Dive in further

The Orion backdoor, which FireEye calls Sunburst and Microsoft Solorigate, gave the hackers limited but critical access to internal network devices. The hackers then used other techniques to dig further. According to Microsoft, the hackers then stole signature certificates that allowed them to impersonate one of a target’s existing users and accounts via the Security Assertion Markup Language. Usually abbreviated as SAML, the XML-based language provides a way for identity providers to exchange authentication and authorization information with service providers.

Microsoft’s advice stated:

  • An intrusion via malicious code into the SolarWinds Orion product. This results in the attacker gaining a foothold in the network, which the attacker can use to gain elevated credentials. Microsoft Defender now has detections for these files. See also SolarWinds Security Advisory.
  • An intruder using administrative privileges obtained through an on-premises attack to access an organization’s trusted SAML token-signing certificate. This allows them to counterfeit SAML tokens impersonating any of the organization’s existing users and accounts, including highly privileged accounts.
  • Abnormal logins using the SAML tokens created by a compromised token-signing certificate, which can be used against any on-premises resource (regardless of identity system or vendor) and against any cloud environment (regardless of vendor) because they are configured to trust certificate. Because the SAML tokens are signed with their own trusted certificate, the anomalies can be missed by the organization.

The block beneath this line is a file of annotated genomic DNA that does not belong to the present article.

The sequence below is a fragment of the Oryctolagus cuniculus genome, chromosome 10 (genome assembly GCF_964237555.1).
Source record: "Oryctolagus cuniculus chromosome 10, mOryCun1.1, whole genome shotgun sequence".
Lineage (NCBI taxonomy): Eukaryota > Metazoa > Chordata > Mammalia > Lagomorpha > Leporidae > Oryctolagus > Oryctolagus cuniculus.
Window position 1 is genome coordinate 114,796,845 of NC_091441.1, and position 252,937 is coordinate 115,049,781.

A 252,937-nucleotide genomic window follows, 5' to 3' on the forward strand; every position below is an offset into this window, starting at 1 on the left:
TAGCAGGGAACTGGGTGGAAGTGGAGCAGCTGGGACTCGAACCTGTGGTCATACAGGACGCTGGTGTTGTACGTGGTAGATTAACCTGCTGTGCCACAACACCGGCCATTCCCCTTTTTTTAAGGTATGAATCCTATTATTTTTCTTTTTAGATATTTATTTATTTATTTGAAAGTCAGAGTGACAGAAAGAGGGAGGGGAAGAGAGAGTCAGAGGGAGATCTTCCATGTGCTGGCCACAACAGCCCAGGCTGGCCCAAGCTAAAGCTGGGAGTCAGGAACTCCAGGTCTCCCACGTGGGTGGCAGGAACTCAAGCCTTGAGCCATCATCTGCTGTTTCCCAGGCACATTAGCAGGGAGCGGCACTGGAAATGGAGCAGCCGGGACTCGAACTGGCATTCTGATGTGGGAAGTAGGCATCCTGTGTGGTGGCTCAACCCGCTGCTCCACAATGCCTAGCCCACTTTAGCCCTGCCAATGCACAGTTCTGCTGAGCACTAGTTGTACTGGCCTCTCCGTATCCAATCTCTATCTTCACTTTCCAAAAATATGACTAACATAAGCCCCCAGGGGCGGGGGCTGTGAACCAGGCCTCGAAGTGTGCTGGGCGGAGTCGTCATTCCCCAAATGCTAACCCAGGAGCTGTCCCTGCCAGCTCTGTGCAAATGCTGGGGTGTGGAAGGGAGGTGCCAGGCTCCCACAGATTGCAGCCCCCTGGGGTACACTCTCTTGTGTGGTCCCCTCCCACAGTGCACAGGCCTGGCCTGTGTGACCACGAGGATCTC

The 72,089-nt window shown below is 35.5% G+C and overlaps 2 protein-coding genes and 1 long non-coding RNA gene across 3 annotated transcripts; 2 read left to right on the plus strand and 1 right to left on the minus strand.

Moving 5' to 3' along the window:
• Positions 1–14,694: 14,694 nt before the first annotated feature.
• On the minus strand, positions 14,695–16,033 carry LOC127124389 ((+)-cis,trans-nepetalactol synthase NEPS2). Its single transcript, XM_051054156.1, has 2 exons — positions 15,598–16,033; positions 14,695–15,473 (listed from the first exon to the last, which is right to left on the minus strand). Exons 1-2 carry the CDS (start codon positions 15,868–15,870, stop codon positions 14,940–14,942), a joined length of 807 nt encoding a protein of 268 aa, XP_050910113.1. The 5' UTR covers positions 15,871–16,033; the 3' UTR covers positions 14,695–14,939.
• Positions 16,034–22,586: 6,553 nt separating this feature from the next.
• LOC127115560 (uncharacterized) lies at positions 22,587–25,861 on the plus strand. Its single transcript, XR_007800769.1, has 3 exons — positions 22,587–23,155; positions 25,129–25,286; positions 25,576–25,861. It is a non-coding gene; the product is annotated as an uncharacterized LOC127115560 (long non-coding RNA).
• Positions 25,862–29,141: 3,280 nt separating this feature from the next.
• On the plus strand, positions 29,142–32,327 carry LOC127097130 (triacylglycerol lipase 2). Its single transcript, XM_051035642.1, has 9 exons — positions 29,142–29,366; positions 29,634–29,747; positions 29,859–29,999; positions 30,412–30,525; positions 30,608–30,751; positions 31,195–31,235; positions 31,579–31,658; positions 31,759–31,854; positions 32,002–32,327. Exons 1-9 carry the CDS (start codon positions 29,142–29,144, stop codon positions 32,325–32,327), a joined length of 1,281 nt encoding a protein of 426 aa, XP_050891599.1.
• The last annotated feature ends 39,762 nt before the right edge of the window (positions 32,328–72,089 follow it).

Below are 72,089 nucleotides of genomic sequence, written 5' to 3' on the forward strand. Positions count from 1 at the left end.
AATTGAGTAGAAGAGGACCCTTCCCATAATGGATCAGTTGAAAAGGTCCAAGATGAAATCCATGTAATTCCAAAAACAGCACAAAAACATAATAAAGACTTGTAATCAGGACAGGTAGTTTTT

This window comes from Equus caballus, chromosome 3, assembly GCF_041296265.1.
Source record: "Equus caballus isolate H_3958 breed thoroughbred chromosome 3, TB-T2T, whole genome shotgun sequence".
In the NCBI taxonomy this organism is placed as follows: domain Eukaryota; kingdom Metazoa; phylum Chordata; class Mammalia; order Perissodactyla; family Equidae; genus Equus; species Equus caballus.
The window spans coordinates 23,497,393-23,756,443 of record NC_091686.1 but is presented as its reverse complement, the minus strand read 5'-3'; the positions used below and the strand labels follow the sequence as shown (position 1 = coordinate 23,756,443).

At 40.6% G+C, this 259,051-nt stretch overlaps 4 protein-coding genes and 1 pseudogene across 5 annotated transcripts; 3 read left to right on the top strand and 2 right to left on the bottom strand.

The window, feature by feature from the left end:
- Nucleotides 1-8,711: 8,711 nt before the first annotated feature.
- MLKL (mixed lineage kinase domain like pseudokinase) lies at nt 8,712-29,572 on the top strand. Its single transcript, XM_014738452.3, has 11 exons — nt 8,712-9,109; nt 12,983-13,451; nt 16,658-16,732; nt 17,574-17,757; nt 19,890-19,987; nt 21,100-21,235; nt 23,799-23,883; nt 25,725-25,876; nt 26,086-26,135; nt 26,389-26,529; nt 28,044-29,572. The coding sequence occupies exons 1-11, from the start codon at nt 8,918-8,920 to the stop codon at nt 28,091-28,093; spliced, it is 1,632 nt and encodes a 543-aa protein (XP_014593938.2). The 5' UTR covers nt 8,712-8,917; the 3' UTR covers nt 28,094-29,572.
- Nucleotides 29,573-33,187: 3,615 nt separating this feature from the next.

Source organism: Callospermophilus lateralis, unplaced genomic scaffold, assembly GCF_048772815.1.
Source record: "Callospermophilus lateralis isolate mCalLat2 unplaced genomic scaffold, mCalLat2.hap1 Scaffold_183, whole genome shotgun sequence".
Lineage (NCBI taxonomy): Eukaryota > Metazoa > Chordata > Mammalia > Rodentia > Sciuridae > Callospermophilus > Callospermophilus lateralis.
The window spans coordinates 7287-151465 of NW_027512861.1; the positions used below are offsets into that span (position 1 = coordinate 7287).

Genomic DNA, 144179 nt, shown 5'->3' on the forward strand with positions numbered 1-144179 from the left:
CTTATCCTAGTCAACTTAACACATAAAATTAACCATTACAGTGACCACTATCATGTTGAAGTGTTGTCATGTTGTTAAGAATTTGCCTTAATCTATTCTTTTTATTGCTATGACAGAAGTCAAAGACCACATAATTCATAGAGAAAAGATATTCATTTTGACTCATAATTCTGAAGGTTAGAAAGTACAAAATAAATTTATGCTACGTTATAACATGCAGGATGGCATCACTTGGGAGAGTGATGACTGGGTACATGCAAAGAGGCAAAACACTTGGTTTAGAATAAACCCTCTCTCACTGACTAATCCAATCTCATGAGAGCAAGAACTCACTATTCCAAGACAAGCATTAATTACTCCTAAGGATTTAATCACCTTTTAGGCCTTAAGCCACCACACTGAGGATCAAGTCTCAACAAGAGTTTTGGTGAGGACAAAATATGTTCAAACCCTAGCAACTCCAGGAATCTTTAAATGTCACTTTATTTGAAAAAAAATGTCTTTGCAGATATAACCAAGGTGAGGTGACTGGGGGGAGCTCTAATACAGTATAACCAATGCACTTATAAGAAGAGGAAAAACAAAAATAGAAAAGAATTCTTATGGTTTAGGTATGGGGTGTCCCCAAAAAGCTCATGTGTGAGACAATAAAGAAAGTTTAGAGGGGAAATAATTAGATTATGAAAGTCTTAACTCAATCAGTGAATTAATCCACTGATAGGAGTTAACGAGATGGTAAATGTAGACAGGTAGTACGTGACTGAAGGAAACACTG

• Using highly privileged accounts obtained through the above technique or otherwise, attackers can add their own credentials to existing application service principals, allowing them to call APIs with the permission assigned to that application.

Supply chain attacks are among the most difficult to fend off because they rely on software that is already trusted and widely distributed. SolarWinds’ Monday morning filing suggests that Cozy Bear hackers were able to infect the networks of about 18,000 of the company’s customers. It is not yet clear how many of those eligible users have actually been hacked.

The Department of Homeland Security’s Cybersecurity Infrastructure and Infrastructure Security Agency has issued an emergency directive instructing federal agencies using SolarWinds products to analyze their networks for signs of compromise. FireEye’s post here lists a variety of signatures and other indicators that administrators can use to detect infections.